The couple arrived in Fairbanks on July 8, 2005. Huff said they knew one person, but that woman was out working in Prudhoe Bay. They were sitting in a local coffee shop, eaves dropping on a conversation between a landlord and some potential tenants.

"They weren't coming to terms," Huff said. "It had been raining for days. We heard this deal go sour."

So Huff turned to the landlord and told him they were looking for a place to rent. The landlord said he only rented to people who could supply referrals. But their one friend turned out to also be a tenant of this landlord's. They were in.

Fairbanks became home really quickly. They fell into an active social group. Deanna pursued her PhD program in atmospheric chemistry. They did a lot of skiing, pack rafting and backpacking. Huff worked in bookstores and eventually enrolled in UAF's masters of fine arts program. Part way through his program Deanna finished her degree and was offered a job at the Department of Environmental Conservation in Juneau. She moved to Juneau in December of 2010, and Huff stayed on to finish out the last semester of his first year as a student and teaching assistant. He moved down with her in May of 2011.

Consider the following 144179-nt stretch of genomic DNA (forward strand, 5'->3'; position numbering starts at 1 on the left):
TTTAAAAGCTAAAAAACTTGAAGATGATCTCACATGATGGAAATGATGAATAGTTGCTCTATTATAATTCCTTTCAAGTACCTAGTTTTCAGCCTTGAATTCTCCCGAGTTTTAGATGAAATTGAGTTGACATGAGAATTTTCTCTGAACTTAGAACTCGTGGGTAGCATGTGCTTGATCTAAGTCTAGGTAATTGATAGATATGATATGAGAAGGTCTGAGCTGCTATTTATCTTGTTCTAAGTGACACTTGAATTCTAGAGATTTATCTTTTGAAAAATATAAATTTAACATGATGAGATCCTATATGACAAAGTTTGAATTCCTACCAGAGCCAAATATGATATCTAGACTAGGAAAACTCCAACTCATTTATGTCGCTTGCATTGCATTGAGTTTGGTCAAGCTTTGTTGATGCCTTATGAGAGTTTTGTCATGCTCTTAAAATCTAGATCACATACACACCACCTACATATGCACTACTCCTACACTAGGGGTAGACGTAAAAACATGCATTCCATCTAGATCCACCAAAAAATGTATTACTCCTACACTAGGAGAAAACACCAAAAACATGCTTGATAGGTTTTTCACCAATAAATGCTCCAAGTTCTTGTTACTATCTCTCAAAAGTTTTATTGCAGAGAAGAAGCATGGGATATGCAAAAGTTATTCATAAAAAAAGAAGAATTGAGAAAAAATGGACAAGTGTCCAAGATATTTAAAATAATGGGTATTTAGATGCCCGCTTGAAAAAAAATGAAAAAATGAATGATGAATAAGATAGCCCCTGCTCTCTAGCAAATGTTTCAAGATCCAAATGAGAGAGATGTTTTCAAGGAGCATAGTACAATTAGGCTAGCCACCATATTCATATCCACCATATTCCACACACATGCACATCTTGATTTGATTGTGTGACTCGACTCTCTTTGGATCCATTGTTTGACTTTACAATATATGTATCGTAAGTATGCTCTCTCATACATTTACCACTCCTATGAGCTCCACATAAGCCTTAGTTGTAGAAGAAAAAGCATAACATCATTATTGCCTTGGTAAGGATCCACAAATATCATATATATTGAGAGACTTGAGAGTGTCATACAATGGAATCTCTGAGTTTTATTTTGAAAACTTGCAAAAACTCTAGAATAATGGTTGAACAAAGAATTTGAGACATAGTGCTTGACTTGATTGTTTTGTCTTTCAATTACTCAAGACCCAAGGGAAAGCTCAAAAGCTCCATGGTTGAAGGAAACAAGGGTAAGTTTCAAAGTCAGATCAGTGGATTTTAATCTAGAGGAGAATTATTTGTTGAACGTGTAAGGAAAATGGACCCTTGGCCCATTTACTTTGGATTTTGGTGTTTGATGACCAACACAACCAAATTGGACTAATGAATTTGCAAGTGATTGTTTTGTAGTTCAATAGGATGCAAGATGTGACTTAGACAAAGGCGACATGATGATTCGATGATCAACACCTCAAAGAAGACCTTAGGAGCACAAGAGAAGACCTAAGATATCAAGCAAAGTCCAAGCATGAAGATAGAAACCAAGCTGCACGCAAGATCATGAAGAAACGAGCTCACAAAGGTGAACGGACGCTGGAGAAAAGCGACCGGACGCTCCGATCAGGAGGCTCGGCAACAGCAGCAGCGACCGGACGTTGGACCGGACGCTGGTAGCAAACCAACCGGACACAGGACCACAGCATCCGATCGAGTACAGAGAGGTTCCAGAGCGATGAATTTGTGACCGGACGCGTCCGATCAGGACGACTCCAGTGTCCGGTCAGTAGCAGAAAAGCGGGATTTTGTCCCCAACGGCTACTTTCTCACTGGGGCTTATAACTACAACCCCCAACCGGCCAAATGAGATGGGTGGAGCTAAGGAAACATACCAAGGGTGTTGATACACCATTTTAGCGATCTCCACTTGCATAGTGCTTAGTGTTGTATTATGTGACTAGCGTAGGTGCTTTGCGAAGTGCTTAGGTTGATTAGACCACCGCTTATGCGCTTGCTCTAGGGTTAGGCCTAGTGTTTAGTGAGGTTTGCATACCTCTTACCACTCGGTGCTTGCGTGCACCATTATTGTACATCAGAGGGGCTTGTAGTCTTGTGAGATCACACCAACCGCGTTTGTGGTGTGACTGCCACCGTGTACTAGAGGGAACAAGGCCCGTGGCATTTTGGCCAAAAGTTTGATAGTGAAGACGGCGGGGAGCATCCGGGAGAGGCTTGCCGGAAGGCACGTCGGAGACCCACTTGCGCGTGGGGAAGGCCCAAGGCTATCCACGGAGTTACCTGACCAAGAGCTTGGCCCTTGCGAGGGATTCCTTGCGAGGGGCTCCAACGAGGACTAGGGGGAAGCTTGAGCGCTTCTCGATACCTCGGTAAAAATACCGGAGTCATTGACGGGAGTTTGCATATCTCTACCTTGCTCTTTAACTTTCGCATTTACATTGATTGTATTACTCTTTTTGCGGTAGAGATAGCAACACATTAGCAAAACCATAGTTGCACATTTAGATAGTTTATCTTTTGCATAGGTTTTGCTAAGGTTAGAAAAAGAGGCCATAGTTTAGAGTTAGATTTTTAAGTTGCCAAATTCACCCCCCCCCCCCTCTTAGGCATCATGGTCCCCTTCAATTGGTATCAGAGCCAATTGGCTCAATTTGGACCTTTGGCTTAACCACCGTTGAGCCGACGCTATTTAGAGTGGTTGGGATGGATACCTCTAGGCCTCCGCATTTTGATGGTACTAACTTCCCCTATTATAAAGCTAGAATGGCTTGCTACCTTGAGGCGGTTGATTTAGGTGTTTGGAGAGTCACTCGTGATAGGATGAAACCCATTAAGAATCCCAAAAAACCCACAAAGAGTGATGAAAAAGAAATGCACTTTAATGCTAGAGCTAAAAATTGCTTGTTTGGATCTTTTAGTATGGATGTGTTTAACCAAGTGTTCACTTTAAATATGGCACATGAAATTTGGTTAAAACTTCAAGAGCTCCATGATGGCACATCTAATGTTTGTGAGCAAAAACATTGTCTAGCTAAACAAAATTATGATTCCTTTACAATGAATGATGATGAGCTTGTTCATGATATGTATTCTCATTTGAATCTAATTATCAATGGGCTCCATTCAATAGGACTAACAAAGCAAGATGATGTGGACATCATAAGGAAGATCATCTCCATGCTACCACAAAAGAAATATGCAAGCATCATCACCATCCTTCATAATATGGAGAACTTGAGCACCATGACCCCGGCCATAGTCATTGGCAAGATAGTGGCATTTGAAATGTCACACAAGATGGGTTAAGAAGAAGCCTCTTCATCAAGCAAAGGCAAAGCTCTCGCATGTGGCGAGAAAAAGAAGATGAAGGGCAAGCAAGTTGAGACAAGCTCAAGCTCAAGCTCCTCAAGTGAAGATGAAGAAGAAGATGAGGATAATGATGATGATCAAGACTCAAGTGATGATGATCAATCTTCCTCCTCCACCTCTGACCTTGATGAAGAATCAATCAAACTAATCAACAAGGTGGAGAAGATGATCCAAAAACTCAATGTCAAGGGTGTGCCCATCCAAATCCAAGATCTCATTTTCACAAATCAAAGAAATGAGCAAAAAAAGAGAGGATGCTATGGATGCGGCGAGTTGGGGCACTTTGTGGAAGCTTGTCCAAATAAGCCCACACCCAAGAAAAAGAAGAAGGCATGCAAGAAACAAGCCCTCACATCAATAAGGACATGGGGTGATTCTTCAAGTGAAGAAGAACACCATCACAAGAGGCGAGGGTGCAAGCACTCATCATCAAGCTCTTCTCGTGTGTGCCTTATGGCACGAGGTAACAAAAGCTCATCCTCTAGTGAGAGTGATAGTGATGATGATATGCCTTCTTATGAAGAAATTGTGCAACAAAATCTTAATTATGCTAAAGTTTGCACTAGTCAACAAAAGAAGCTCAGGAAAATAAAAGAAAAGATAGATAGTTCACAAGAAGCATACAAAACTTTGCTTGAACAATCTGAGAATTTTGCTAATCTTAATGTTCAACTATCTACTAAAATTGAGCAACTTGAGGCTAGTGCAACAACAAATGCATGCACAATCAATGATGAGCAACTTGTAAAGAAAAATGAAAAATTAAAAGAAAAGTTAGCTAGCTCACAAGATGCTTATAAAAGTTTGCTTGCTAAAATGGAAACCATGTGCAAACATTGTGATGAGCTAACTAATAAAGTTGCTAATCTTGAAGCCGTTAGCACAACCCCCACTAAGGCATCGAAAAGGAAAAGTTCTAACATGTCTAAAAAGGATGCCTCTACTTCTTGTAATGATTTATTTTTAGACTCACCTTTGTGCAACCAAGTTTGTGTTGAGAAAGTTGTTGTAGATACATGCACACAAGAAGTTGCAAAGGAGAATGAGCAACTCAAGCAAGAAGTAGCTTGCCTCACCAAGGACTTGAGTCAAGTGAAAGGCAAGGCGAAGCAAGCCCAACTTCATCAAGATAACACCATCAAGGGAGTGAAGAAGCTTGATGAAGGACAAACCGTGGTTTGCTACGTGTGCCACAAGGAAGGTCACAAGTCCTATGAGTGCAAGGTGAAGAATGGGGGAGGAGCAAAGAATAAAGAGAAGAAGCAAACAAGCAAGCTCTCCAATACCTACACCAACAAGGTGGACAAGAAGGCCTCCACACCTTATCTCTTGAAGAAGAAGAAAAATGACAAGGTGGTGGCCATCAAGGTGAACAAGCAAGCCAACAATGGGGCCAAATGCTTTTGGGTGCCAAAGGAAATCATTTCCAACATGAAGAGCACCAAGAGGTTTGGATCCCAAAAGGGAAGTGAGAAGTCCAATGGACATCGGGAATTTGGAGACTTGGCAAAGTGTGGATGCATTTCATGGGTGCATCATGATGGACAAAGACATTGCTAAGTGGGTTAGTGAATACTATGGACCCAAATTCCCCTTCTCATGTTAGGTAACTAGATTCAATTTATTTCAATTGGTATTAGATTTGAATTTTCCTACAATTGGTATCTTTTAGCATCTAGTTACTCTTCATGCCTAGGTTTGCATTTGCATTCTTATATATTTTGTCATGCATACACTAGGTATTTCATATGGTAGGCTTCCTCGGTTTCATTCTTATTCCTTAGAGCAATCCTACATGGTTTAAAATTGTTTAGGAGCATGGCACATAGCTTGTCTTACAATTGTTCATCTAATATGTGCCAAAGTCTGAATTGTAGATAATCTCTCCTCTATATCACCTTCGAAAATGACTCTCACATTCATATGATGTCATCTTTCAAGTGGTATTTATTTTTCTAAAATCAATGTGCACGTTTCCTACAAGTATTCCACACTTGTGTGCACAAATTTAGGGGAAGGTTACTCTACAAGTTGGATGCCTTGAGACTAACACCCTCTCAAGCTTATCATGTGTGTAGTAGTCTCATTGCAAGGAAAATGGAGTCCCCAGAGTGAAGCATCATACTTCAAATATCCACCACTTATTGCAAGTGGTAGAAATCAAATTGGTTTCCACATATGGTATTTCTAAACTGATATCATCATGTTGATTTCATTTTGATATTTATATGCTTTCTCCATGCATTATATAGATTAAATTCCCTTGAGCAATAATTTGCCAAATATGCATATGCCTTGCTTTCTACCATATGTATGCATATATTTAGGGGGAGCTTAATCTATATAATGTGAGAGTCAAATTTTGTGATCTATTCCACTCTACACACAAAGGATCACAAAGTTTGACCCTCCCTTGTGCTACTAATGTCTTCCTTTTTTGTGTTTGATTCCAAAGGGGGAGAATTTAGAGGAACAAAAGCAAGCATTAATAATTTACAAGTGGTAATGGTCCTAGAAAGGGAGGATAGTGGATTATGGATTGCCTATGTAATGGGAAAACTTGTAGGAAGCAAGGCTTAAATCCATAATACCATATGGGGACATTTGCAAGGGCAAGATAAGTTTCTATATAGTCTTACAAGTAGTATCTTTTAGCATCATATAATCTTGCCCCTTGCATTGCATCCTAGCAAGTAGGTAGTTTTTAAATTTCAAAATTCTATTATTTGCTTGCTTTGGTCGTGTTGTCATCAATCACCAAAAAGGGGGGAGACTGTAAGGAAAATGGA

Huff is now teaching two courses at the University of Alaska Southeast, an art appreciation course and a digital photo print making class. He describes his year and a half in Juneau as "a blast." He's gotten into fishing, and he and Deanna are active runners.

When asked about where he sees himself in five years, Huff replied that he and Deanna are just starting to think about settling down and growing some roots.

"I would love to try and build my teaching at UAS," Huff said. "I'd like to have a larger role out there. I'd like to see a bigger and better photography presence."

Huff is working on the finishing touches of a photography collection depicting the Dalton Road, between Fairbanks and Prudhoe Bay. He describes the collection as, "A portrait of people and landscape and the road being the physical and psychological line between people and wilderness."

You can see Huff's exhibit next year. It will be on display at the State Museum in February and part of March.

Amanda Compton is the staff writer for the Capital City Weekly. She can be reached at amanda.compton@capweek.com.